The night before, I stood outside the Werner Herzog Theater, right on the far eastern extremity of Telluride. For the rest of the year, it's a hockey rink. The wizards at Meyers Sound, though, rig it brilliantly for the festival. They hang noise-dampening panels and forty-foot noise-killing curtains. They suspend things from the ceiling. They cover every sonically-reflective surface. They create an extraordinary environment for sound. A few years ago, I watched while Alfonso Cuarón instructed the crew from the middle of the 600-seat auditorium on how high to turn up the volume (two ticks above the recommended). I will be forever grateful to have seen Gravity there. It's not a great movie, but it was an incomparable experience.
I stood outside the Herzog the night before I left and my friend snapped a picture of me, framed by two arc lights illuminating the smoke from a group of smokers huddled against a light drizzle and the early September chill at 9,000 ft.. I don't know what I was thinking at that moment, but it's right there on my face, whatever it was.
On my way home, around 6 a.m. the next day, it's too dark and it's too cold to drive with the windows down but I do it anyway because I wanted to feel everything. I loaded the collected stories of Clark Ashton Smith on my iPod and listened to 14 hours' worth of them. I confess I cried during the recitation of "The Ghoul". It's the story of a young man who saves the corpse of his beloved from a flesh-eating ghoul by sacrificing his soul. I'm ashamed of crying. I cried through an hour of Manchester by the Sea sitting between dear friends. I tried to hide it at first, but it was impossible by the end. I don't think they judged me for it--at least not harshly. But the way I was raised--the way I'm wired...I do wonder. I'm doing my best not to infect my son with the same shame and self-doubt. If I do, I hope it doesn't take him as long to counter-program it. I want him to own emotions other than rage and jealousy. It's been one of the tragedies of my life that it's taken me this long to be all right with my grief and my weakness.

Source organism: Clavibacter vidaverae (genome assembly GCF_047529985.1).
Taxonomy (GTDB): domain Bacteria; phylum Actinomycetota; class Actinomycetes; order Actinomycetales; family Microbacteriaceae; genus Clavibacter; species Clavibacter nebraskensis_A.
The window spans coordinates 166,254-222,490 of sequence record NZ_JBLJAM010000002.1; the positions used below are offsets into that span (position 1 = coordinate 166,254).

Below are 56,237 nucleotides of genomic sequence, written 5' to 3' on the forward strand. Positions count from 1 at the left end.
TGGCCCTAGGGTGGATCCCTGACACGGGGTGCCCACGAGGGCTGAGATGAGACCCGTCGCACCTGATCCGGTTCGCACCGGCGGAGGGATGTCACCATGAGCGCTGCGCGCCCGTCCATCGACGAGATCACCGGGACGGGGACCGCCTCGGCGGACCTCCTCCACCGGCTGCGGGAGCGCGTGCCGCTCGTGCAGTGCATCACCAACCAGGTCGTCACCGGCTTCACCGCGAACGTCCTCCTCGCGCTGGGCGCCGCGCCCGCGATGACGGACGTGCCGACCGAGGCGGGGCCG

It's the popular refrain right now to talk about the "death" of movies in a year in which a few key blockbusters that pretty much everyone knew were going to fail went ahead and failed. I don't want to talk about how stupid this conversation is, how childish, pandering, and trolling it is. Except to say that there are dozens of extraordinarily innovative films made every year, including this one, that most people don't see--and won't for years, until they stumble over them and wonder how they missed them. Others will look at these amazing pictures and say they didn't like them. They'll use descriptors like "weird," which is after all the first refuge of the stupid and the inarticulate. Anyway, movies aren't "dying." Every year since film became the popular art form, wags have been saying this as a hip cocktail-party shortcut to actual scholarship and taste. The problem now is that these wags have attained a certain false equivalency in the general conversation. A nation of Robert Fords and Travis Bickles have somehow managed not to be laughed off the stage. Movies aren't even sick.
There's still a drive-in movie theatre in the small town of Montrose between Telluride and home. A detour took me past it on the way up and I resolved on this return trip to spend a couple of minutes there. It's in the middle of a neighbourhood that feels like something out of Stephen King's descriptions of rural Maine. I parked outside its gates and sat on my hood and looked at the rows of speakers and three-story screen and listened to the whisk-whisk of sprinklers on a day just turning into fall. My tires crunched on the gravel. Someone started a lawnmower a few blocks over. Some of my best and clearest memories of childhood are of the drive-in. There is a quality of light in late summer, late morning, that makes everything look like thirty-eight years ago.
Art is a catalyst for introspection. It's an invitation to it--Nietzsche's abyss. The best writing about film is writing about the self. I don't hold to the idea that you could, or should ever try to, exclude the personal from any musing on an extant object. Treating your experience of something as objective is dishonest and boring, maybe even psychotic. I'm lucky in every way, and grateful. I just completed my second full year as General Manager for the Alamo Drafthouse theatre in Denver, and in that capacity I have done things I never could have imagined. I have an amazing team. I have a beautiful family. My friends are incomparable. The ones I see this one time a year in Telluride are some of the best I've ever had or ever will have. They saved my life. I have everything and I take nothing for granted. Telluride is my annual emotional weather report. There's a chance for rain, there always is in the afternoons, but it's mostly sunny and the leaves are turning orange and yellow. When you say the movies are dying, it you who's dying. It's the best time of the year in Colorado. I wouldn't be anywhere else.